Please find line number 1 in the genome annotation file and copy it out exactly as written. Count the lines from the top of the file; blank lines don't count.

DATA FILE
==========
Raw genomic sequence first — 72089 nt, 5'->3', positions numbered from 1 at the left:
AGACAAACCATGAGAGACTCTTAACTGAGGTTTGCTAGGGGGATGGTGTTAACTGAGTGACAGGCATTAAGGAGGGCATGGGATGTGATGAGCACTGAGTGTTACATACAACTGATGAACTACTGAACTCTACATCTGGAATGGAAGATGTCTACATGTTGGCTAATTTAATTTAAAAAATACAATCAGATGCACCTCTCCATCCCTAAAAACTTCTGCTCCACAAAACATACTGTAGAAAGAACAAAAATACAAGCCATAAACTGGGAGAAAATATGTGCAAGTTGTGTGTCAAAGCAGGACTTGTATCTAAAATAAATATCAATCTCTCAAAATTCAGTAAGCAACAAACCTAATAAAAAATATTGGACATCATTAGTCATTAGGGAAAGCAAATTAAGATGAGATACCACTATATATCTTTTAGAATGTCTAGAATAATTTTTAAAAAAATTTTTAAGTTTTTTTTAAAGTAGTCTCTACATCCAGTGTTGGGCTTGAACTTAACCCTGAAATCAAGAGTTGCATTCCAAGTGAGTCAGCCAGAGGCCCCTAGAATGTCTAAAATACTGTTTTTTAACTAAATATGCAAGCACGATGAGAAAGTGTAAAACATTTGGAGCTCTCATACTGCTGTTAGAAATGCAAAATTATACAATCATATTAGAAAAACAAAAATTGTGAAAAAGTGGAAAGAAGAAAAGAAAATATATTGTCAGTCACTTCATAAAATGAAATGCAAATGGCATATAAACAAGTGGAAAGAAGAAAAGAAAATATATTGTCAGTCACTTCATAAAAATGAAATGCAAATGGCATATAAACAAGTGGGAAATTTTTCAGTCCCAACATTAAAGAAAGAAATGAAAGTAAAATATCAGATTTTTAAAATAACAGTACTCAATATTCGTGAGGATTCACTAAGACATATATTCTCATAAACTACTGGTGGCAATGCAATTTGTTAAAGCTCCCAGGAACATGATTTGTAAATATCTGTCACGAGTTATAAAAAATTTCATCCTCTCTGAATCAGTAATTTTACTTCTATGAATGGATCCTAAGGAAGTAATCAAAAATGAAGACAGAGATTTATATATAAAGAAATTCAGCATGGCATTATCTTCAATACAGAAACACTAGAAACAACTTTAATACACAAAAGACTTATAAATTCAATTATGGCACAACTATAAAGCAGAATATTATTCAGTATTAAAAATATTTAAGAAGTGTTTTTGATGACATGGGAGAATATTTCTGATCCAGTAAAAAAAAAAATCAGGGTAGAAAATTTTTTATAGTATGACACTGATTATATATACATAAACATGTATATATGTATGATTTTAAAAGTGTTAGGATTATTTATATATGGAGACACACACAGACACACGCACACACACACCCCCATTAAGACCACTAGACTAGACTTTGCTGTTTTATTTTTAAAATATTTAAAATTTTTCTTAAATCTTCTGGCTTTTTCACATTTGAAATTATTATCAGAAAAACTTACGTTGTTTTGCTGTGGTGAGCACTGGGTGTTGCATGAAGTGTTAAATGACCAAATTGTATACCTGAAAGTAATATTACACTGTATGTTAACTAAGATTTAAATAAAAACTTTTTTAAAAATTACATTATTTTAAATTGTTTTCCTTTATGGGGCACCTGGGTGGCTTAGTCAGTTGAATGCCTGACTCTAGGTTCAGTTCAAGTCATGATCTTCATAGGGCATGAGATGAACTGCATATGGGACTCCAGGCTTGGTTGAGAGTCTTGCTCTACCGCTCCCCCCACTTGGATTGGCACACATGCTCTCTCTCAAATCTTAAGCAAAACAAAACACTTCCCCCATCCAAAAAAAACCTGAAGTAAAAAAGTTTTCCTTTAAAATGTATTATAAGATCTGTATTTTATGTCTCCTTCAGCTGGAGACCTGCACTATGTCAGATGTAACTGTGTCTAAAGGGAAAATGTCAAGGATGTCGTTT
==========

Raw genomic sequence first — 72089 nt, 5'->3', positions numbered from 1 at the left: